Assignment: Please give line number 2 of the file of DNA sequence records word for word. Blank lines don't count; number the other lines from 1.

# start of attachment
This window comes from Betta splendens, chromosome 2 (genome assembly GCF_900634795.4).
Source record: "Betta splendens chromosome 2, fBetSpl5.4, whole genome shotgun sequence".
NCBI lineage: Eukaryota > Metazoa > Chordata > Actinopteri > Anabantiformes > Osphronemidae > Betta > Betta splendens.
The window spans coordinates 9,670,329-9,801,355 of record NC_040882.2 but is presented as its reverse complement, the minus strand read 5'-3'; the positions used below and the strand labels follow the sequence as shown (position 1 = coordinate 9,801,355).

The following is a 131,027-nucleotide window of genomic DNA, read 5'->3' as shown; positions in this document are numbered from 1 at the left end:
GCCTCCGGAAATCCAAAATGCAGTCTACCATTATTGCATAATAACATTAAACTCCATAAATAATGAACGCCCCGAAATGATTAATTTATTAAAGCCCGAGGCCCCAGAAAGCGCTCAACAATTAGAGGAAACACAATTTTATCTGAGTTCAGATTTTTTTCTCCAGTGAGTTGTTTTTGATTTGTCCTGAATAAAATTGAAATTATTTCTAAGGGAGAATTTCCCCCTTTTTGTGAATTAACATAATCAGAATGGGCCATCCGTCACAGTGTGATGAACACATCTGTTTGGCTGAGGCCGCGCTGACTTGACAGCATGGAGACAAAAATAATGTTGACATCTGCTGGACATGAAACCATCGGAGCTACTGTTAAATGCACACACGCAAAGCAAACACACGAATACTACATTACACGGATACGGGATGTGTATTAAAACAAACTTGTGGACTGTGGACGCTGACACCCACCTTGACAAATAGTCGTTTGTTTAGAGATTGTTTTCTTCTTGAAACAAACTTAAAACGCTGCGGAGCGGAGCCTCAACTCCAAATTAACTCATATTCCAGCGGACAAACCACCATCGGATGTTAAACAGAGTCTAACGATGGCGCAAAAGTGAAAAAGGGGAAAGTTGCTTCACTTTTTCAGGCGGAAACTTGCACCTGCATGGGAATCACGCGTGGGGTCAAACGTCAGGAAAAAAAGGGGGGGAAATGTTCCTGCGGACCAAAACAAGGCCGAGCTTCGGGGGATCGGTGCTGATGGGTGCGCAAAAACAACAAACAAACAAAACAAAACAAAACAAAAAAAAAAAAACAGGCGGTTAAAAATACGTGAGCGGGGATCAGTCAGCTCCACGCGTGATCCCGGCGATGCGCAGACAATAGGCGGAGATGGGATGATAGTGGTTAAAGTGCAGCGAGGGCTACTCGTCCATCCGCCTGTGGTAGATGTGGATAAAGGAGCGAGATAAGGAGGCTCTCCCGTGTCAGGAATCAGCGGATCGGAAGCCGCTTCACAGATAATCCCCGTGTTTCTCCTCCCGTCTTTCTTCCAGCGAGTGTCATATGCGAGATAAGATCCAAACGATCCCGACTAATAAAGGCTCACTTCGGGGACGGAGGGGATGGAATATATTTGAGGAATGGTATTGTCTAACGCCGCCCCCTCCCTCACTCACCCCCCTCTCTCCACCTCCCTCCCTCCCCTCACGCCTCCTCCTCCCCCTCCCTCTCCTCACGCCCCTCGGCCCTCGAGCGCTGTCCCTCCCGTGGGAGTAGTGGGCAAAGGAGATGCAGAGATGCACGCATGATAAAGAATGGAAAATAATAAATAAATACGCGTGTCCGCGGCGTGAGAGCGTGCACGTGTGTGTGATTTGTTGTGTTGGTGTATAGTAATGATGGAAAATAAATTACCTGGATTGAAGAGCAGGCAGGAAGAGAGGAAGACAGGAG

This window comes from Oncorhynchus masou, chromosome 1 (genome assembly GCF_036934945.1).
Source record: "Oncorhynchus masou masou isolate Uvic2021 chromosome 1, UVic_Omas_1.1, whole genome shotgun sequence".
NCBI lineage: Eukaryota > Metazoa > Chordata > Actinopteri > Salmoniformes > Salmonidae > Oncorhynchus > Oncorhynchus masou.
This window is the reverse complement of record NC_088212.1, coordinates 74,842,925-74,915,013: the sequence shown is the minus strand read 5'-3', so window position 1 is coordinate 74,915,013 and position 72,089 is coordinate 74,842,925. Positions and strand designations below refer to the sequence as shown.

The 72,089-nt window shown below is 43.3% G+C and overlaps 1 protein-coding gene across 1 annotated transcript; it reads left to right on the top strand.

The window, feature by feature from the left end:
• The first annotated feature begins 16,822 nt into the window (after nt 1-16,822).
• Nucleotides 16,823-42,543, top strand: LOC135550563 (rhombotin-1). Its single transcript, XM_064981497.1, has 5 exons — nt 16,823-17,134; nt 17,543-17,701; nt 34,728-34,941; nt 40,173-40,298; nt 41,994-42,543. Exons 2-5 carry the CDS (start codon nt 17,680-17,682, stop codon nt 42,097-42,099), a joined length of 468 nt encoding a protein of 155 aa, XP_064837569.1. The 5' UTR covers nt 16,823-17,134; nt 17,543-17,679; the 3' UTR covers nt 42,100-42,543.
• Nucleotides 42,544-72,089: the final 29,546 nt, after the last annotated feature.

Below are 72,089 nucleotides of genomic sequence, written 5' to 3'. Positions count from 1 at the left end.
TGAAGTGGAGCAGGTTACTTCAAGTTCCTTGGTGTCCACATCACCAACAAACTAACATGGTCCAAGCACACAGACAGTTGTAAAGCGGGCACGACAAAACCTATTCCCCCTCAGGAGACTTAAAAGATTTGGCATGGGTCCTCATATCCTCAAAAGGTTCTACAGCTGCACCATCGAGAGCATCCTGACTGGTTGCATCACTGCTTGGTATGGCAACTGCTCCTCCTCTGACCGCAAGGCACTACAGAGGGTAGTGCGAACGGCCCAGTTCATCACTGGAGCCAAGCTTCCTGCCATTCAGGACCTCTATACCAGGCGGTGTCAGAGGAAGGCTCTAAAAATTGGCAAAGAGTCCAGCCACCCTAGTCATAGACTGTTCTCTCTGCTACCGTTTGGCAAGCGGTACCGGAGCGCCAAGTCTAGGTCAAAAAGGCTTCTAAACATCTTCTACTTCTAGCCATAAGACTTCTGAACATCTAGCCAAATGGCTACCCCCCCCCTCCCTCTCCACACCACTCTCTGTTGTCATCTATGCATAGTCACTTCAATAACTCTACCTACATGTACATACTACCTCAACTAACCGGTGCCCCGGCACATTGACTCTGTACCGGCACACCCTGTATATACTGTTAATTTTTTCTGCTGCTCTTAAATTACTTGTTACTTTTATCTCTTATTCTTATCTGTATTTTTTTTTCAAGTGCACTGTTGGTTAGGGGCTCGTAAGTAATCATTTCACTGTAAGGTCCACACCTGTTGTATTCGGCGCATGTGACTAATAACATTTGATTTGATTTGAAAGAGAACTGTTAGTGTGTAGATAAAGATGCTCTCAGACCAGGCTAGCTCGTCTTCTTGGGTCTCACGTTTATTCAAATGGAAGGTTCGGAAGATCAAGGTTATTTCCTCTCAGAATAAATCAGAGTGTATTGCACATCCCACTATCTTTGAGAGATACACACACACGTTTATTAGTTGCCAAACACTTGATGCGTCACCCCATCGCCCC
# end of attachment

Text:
Source record: "Betta splendens chromosome 2, fBetSpl5.4, whole genome shotgun sequence".